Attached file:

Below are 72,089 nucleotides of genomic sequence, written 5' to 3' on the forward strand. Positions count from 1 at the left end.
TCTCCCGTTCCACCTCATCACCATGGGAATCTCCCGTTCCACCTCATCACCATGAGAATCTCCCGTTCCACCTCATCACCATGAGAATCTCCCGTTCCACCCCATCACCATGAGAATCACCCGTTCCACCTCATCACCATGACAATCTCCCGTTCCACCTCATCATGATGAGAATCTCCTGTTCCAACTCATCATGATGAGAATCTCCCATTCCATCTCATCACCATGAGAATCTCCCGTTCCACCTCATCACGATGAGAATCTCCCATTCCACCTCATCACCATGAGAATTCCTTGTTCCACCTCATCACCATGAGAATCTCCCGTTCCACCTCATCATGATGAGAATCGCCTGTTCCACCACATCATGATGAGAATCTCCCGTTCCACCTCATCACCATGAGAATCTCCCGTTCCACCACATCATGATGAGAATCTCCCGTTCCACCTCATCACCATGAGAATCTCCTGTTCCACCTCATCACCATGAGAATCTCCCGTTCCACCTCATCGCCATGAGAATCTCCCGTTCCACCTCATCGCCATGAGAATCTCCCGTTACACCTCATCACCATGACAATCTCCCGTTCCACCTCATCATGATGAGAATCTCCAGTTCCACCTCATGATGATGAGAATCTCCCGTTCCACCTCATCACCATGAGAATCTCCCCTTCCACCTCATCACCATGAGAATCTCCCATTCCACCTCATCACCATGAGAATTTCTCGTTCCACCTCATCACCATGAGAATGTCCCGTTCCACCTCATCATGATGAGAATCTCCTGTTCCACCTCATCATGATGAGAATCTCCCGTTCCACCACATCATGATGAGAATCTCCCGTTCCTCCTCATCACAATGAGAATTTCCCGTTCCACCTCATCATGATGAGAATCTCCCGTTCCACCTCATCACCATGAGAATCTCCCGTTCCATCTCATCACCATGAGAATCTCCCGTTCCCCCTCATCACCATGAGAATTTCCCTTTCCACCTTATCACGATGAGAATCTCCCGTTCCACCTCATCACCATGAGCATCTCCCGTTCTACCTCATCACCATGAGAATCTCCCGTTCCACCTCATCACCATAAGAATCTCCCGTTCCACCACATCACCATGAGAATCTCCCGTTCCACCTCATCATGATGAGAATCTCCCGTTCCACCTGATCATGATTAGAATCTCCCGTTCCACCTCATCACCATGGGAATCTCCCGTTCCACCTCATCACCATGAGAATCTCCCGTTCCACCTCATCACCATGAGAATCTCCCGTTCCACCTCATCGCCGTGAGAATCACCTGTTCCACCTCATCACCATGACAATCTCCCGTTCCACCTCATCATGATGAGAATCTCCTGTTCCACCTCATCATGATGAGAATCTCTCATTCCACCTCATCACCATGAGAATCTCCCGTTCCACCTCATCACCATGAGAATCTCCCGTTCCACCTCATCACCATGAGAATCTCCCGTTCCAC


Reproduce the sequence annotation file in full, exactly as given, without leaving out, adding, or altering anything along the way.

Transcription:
Below are 72,089 nucleotides of genomic sequence, written 5' to 3' on the forward strand. Positions count from 1 at the left end.
TCTCCCGTTCCACCTCATCACCATGGGAATCTCCCGTTCCACCTCATCACCATGAGAATCTCCCGTTCCACCTCATCACCATGAGAATCTCCCGTTCCACCCCATCACCATGAGAATCACCCGTTCCACCTCATCACCATGACAATCTCCCGTTCCACCTCATCATGATGAGAATCTCCTGTTCCAACTCATCATGATGAGAATCTCCCATTCCATCTCATCACCATGAGAATCTCCCGTTCCACCTCATCACGATGAGAATCTCCCATTCCACCTCATCACCATGAGAATTCCTTGTTCCACCTCATCACCATGAGAATCTCCCGTTCCACCTCATCATGATGAGAATCGCCTGTTCCACCACATCATGATGAGAATCTCCCGTTCCACCTCATCACCATGAGAATCTCCCGTTCCACCACATCATGATGAGAATCTCCCGTTCCACCTCATCACCATGAGAATCTCCTGTTCCACCTCATCACCATGAGAATCTCCCGTTCCACCTCATCGCCATGAGAATCTCCCGTTCCACCTCATCGCCATGAGAATCTCCCGTTACACCTCATCACCATGACAATCTCCCGTTCCACCTCATCATGATGAGAATCTCCAGTTCCACCTCATGATGATGAGAATCTCCCGTTCCACCTCATCACCATGAGAATCTCCCCTTCCACCTCATCACCATGAGAATCTCCCATTCCACCTCATCACCATGAGAATTTCTCGTTCCACCTCATCACCATGAGAATGTCCCGTTCCACCTCATCATGATGAGAATCTCCTGTTCCACCTCATCATGATGAGAATCTCCCGTTCCACCACATCATGATGAGAATCTCCCGTTCCTCCTCATCACAATGAGAATTTCCCGTTCCACCTCATCATGATGAGAATCTCCCGTTCCACCTCATCACCATGAGAATCTCCCGTTCCATCTCATCACCATGAGAATCTCCCGTTCCCCCTCATCACCATGAGAATTTCCCTTTCCACCTTATCACGATGAGAATCTCCCGTTCCACCTCATCACCATGAGCATCTCCCGTTCTACCTCATCACCATGAGAATCTCCCGTTCCACCTCATCACCATAAGAATCTCCCGTTCCACCACATCACCATGAGAATCTCCCGTTCCACCTCATCATGATGAGAATCTCCCGTTCCACCTGATCATGATTAGAATCTCCCGTTCCACCTCATCACCATGGGAATCTCCCGTTCCACCTCATCACCATGAGAATCTCCCGTTCCACCTCATCACCATGAGAATCTCCCGTTCCACCTCATCGCCGTGAGAATCACCTGTTCCACCTCATCACCATGACAATCTCCCGTTCCACCTCATCATGATGAGAATCTCCTGTTCCACCTCATCATGATGAGAATCTCTCATTCCACCTCATCACCATGAGAATCTCCCGTTCCACCTCATCACCATGAGAATCTCCCGTTCCACCTCATCACCATGAGAATCTCCCGTTCCAC